Managed disaster recovery with Amazon RDS for Oracle cross-Region automated backups – Part 2
In the first part of this series, we discussed several use cases for including a second Region in your disaster recovery (DR) plans for your Amazon Relational Database Service (Amazon RDS) for Oracle database instances. We also introduced cross-Region automated backups to assist you in establishing and maintaining cross-Region point in time restore (PITR) capability for your Amazon RDS for Oracle instances. In this post, we show you how to set up cross-Region automated backups on new and existing RDS for Oracle instances, including AWS KMS-encrypted instances, and we show how to monitor the replication as well as how to perform a point-in-time restore in the destination Region.
Set up cross-Region automated backups
Setting up cross-Region automated backups via the AWS Management Console or AWS Command Line Interface (AWS CLI) is straightforward. You can enable cross-Region automated backups during instance creation or at a later time with a simple modification of the instance.
To add cross-Region automated backups to an existing instance via the Amazon RDS console, complete the following steps:
- On the Amazon RDS console, choose an RDS Oracle instance from the list of databases in your AWS account and Modify.
- Under Additional Configuration, the Backup section allows you to specify the backup retention period for the local Region.
- A check box below the backup window enables replication and exposes drop-downs for the destination Region and replicated backup retention period.The backup retention period for the destination Region is completely independent of the period set for the source Region. Either Region may be set up to 35 days to accommodate your DR plans.
- After you make your selections, choose whether to implement the changes immediately or during the next scheduled maintenance window.
Only certain Regions are paired at this time, such as US East (N. Virginia) with US West (Oregon); EU (Ireland) with EU (Frankfurt); and Asia Pacific (Tokyo) with Asia Pacific (Osaka). More Region pairings are coming soon. To see which Regions support replication with your current Region, run the following command.
The following screenshot shows the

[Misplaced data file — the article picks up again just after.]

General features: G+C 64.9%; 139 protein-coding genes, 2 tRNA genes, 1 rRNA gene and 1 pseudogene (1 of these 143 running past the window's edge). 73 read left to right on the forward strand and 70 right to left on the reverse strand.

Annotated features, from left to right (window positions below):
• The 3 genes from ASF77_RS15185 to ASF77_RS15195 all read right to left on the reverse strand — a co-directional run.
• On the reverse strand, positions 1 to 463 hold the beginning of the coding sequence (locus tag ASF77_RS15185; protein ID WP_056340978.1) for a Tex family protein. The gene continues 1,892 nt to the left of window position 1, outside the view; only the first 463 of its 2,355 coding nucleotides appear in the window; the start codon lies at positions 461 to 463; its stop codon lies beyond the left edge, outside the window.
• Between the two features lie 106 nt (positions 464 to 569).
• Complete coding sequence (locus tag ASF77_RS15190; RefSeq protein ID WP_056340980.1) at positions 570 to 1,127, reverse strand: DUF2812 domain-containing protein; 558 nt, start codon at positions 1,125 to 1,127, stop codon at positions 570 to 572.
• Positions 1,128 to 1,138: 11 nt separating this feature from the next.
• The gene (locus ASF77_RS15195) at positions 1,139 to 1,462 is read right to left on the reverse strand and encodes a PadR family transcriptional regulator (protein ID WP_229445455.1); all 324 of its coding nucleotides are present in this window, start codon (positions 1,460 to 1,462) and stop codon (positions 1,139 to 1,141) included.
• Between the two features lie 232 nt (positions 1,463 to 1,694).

us-west-2 Region is paired with
us-east-1 for Amazon RDS automated backup replication.
Cross-Region automated backups fully support Amazon RDS encryption using AWS Key Management Service (AWS KMS) keys. To enable cross-Region automated backups on an AWS KMS-encrypted instance, you must specify an existing AWS KMS key ARN (Amazon Resource Name) in the destination Region to encrypt the snapshot data there. No other changes to the workflow are required.
To verify automated backups of your instances in the local Region, choose Automated backups in the navigation pane of the Amazon RDS console and look under the Current Region tab. You can view and manage cross-Region backups from this page. Choose the Replicated tab to view backups from a remote Region that have been replicated to the Region currently in view. In the destination Region, you can view the restorable time window for each replicated backup and initiate the restore of a backup to a point in time within that window for a given instance.
To view your in-Region restorable time window and replicated backups ARN from the AWS CLI, enter the following code.
The following screenshot shows our result.
In the destination Region, you can confirm the restore window specifying the automated backup’s ARN obtained from the previous command’s output.
The following screenshot shows our result.
Disaster recovery walkthrough
In the unlikely event of a disaster that renders the source Region for your RDS Oracle instance unavailable, restoring your cross-Region snapshots follows the same process as restoring in the source Region. Amazon RDS always restores from backup to a new instance. You can initiate a restore via the Amazon RDS console, the AWS CLI, or by making an API call within your automation framework.
To use the Amazon RDS console, complete the following steps:
- On the Amazon RDS console, choose Automated backups in the navigation pane.
- On the Replicated tab, choose the instance in question.
- On the Actions menu, choose Restore to point in time.